Friday, April 22, 2011

Maundy Thursday Sermon


Remember Well     
      Dementia is a scary thing.  I’ve had two grandparents struggle with this condition at the end of their lives.  First it started off slowly – they would get disoriented while driving, or forget if they had turned off the stove.  Then their condition would progress, and they would forget what they had to eat earlier that day, or they would call our house over and over again, forgetting that they had just called.  Then, worst of all, they would forget their family.  Daughters, sons, grandchildren were lost in a haze, and they couldn’t remember who we were, or even who we were to them.
            Dementia is a scary thing.  The very ones who raised us, who taught us how to read, how to cook, how to laugh – the ones we could confide in when our hearts were broken, the ones we could rejoice with when we accomplished great things – lose the ability to remember a face that issued from their own bodies.  They forget.
            Being forgotten is a painful experience.  To know and love someone for your entire life and then have them totally forget you is more than heart-wrenching, it can be faith-destroying. 
            There are two fears lurking here; the fear of being forgotten, and the fear of forgetting.  In order to not be forgotten, we do all sorts of things.  We ask those who come after us to build giant tombstones or put articles in the newspaper about what great people we were.  We don’t want to be forgotten.
            But we also don’t want to forget.  We don’t want to succumb to the consequences of or dementia.  So we carry pictures of our loved ones in our wallets.  We write in journals so we remember what we did.  Or, if you walk into my office, you’ll see a hunk of charred wood.  This hunk of wood is part of the remains from Jeff’s and my seminary chapel, which tragically burned down last fall.  The chapel isn’t there anymore, but I can remember it because it’s something tangible, something I can grab on to, to help me remember.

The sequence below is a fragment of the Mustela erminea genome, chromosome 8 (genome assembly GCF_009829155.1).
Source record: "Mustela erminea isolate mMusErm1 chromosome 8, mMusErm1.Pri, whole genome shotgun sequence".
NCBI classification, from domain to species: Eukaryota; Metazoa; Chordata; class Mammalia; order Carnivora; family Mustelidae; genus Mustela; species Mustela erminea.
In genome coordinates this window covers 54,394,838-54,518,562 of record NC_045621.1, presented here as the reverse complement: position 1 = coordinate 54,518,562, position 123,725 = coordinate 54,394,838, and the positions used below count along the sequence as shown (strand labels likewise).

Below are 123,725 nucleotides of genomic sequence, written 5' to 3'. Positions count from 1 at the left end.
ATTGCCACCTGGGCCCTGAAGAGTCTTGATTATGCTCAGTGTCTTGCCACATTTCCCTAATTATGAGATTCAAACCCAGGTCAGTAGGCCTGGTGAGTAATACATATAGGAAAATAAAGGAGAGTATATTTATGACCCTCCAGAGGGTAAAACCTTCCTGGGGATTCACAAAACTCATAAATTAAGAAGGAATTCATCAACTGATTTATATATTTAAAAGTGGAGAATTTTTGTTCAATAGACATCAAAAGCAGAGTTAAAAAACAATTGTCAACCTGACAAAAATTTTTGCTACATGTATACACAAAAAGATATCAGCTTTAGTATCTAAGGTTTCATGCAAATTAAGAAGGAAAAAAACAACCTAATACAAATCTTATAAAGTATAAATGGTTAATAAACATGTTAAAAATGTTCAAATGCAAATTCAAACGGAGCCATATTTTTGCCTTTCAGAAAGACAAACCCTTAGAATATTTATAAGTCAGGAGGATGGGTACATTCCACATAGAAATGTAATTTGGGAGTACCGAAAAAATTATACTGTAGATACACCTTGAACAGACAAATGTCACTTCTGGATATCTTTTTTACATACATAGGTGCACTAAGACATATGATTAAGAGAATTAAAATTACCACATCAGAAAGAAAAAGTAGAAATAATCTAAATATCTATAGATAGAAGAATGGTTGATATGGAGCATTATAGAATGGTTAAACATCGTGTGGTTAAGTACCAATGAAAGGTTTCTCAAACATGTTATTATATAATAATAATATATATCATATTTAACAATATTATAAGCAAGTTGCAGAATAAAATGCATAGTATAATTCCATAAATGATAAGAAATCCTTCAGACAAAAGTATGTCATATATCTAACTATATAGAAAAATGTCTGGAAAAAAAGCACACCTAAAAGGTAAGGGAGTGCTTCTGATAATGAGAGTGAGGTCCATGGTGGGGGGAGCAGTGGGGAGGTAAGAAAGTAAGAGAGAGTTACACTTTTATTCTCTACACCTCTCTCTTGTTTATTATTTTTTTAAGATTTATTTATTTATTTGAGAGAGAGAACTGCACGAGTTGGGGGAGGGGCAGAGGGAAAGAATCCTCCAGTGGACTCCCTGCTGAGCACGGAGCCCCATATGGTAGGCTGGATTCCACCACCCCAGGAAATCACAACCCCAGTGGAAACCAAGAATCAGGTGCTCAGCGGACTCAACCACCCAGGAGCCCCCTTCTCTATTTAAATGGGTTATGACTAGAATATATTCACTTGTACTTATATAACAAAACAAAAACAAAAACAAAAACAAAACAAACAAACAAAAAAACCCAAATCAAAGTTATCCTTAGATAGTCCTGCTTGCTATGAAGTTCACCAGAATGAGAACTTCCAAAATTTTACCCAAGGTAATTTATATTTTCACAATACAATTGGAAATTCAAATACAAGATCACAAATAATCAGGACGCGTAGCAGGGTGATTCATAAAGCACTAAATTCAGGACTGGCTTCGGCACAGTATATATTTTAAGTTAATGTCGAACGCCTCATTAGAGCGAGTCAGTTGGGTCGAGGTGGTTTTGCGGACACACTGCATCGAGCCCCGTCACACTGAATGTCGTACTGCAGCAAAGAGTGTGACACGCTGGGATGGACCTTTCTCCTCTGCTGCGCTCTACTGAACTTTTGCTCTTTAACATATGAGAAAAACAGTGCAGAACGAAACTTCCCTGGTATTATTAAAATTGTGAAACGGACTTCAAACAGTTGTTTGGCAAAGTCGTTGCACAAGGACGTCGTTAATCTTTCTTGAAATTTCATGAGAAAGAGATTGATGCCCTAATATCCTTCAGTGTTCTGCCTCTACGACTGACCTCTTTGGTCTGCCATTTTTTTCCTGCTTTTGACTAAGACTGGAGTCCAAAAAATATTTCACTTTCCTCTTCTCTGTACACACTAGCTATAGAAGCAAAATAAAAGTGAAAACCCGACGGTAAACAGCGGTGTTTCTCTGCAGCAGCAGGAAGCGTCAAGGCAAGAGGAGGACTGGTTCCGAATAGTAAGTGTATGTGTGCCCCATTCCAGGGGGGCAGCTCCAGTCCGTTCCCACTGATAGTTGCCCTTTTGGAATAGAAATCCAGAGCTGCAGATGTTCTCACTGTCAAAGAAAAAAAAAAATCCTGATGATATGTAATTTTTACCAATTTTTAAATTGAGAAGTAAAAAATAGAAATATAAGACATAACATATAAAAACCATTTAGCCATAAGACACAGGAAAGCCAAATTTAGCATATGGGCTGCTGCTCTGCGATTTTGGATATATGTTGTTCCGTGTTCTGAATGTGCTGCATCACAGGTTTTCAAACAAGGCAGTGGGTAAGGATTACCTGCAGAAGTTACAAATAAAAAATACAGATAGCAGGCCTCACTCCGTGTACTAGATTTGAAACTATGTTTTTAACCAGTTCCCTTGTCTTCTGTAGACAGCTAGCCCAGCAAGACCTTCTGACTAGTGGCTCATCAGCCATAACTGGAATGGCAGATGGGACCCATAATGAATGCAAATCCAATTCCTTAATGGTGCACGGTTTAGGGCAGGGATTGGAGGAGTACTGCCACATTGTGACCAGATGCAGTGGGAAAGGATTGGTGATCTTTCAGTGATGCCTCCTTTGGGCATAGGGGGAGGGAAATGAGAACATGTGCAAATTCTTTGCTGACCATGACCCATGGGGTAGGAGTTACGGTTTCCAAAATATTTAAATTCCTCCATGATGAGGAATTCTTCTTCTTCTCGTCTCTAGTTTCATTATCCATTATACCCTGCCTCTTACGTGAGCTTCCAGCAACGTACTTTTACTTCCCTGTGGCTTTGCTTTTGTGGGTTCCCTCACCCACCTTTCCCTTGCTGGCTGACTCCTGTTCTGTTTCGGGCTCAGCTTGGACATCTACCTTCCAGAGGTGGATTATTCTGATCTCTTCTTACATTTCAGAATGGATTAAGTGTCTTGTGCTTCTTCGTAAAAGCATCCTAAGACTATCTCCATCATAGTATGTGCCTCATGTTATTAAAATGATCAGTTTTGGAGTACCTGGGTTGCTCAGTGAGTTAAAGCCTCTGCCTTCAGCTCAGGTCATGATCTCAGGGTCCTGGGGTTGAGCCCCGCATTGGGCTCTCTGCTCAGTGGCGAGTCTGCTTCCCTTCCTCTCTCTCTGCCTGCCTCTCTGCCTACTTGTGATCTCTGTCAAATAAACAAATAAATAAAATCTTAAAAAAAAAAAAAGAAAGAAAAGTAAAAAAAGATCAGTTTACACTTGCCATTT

On the night before he died for us, our Lord Jesus Christ gave us more than his life.  He gave us something by which we can remember him.  Christ couldn’t bear leaving us without a reminder, knowing full well that we succumb to forgetfulness.  You know these words, you hear them every week.  “Take, eat: This is my Body, which is given for you.  Do this for the remembrance of me.”  And “Drink this, all of you: This is my Blood of the new Covenant, which is shed for you and for many for the forgiveness of sins.  Whenever you drink it, do this for the remembrance of me.”
            This is a radical type of meal in which we guard ourselves from the oblivion of forgetfulness.  Every time you eat that stale cracker and get a sip of potent wine, Christ is calling you to remember him.  And it’s not “remembering” like remembering what you had for lunch.  It’s remembering in a prayerful sense of thinking back to what God has done in the past.  And the past is two thousand years ago, but the past is also earlier this evening. 
            In the past God created everything out of his love, Jesus was born in a barn, he gave hope to the hopeless, faith to the faithless, he lived and then he died and then he lived again.  But in the past, Christ has also worked through your life, and through the lives of other saints.  The real “miracle” of communion is that so much meaning could be packed into a stale cracker and a sip of wine.   By eating this bread and drinking this wine we are guarded against a sort of spiritual dementia.
I know this is why Adele Khoury takes communion.  Adele is the oldest living member of St. Alban’s – 99 years old.  Adele is the sweetest, gentlest person I’ve met in a long time.  But sadly, Adele has trouble remembering things, being 99 years old.  She can’t always remember my name when I see her.  She has pictures of family on the walls of her room, though she can’t always remember who they are. 
But she can remember one thing so well, it’s eerie.  She remembers communion.  She remembers the Eucharist.  In the haze of her mind and in the fogginess of her memory, she can remember Jesus Christ.
Her frail and spotted hands take and eat, and she remembers that God has made her a living member of Christ, and that she is an heir of his eternal kingdom.  And then she takes and drinks, not remembering exactly where she is, but remembering precisely who she is – a child of God. 
So remember this: we need this bread and this wine as much as need regular food and regular drink.  This is the stuff that dispels our fears and gives us the courage to love one another as he loved us. 

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